Newfoundland and Labrador $ 8,457
Prince Edward Island 1,584
Nova Scotia 13,319
New Brunswick 8,353
British Columbia 28,037
Total Provincial Debt 388,333
Table 15- Canada Federal Debt 582,472
Total Combined $ 970,805 Billion
Gaudet places debt reduction above all. He argues “federal plans for deficit elimination are too timid. Better fiscal health means shedding some spending.” In December, however, the IMF released a report that suggests it was generally pleased with the way Ottawa is handling the economy, aside from warnings about health-care spending and possible sluggish growth.
“Canada has weathered well the global recession, reflecting a strong economic and financial position at the onset of the crisis and a sizeable macro policy response,” the report says. (That macro response was largely stimulus, and thus deficit, spending.)
It says the “financial system has avoided systemic pressures amid the global turbulence, thanks in good part to strong supervision and regulation.”
None of that pablum for Gaudet. So averse is he to deficits, he’s pushing a drastic plan to balance the budget in short order.
The bottom line is that the government's current plan to return to balance is based on slowing the growth of federal spending increases over the next five years, while hoping revenues catch up as the economy continues to recover.
Interestingly, when the plan was announced in last year's budget, The Globe and Mail noted that the Conservatives had "launch[ed] an age of austerity." The National Post applauded the plan as a "genuine effort to restore balance to the nation's books."
Forgive us for being a little more realistic, but the current plan calls for spending to increase at a rate less than population growth and inflation in every year between 2010-11 and 2014-15, something the Conservative government has not managed to do in the five years it has been in office.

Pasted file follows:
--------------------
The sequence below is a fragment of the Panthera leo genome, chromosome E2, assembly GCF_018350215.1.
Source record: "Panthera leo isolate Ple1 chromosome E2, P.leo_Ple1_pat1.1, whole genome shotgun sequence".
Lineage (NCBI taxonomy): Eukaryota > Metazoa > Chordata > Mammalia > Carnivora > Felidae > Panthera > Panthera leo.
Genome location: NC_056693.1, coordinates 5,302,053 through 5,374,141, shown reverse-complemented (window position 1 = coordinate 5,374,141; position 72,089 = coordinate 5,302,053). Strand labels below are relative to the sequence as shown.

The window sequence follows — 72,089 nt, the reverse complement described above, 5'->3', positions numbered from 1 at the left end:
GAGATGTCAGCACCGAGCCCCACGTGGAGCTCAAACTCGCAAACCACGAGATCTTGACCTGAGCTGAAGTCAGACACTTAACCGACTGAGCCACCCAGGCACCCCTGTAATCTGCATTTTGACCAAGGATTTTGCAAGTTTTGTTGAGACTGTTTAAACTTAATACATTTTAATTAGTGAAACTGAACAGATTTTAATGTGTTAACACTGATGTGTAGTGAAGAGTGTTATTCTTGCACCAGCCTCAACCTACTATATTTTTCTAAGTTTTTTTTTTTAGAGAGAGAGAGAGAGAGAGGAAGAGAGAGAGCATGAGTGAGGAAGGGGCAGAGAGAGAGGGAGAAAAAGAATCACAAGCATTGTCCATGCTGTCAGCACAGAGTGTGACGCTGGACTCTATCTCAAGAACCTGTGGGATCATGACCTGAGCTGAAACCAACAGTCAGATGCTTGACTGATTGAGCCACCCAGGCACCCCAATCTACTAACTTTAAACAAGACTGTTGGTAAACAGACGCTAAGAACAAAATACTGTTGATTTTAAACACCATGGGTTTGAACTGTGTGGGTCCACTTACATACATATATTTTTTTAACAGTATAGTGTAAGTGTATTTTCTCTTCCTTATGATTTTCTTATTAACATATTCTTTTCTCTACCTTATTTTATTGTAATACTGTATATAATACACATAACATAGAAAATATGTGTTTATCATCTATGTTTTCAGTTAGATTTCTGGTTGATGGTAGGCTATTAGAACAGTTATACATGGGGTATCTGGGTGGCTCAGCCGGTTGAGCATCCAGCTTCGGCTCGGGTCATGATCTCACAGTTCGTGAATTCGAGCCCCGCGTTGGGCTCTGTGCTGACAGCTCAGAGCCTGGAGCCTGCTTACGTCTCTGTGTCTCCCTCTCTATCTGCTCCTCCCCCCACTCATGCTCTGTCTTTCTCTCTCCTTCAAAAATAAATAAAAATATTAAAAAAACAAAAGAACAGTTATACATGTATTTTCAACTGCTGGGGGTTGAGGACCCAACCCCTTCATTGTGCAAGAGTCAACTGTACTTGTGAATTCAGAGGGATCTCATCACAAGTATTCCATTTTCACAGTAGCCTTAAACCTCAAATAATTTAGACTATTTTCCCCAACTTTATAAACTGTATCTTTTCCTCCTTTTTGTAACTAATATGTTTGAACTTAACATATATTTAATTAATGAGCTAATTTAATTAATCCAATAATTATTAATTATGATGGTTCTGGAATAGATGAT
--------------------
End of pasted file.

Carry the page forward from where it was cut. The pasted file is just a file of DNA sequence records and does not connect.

A true austerity plan aimed at balancing the budget would have taken a page from former prime minister Jean Chretien and finance minister Paul Martin's 1995 plan. The reforms by Chretien/Martin eliminated a deficit much larger than the current one (4.8 % of GDP compared with 2.8%), within three years.
Chretien and Martin's 1995 plan proposed cutting program spending by almost 9% over just two years to get a handle on federal spending. These weren't reductions in spending growth. These were actual reductions in spending.
Even more impressive is that Chretien and Martin outperformed their goal and reduced spending by 9.7%.
Canada, on the other hand, has a public debt problem that could be more serious than the one south of the border.
Bill TuftsThe Canadian federal government likes to go around the world crowing about its low public debt. Not true. Canada’s federal government certainly cleaned up its act since 1996 when its debt to GDP ratio hit 68.4%. Today it is 45%.
But that’s only half the story.A simple extrapolation of their deficits will land them in the same category as Greece or 130% of GDP if their cultures of spending don’t change.
Canada’s debts are at a ratio of 90% of GDP mostly due to chronic overspending by Quebec and Ontario. Their profligacy is in stark contrast with Canada’s three westernmost provinces.
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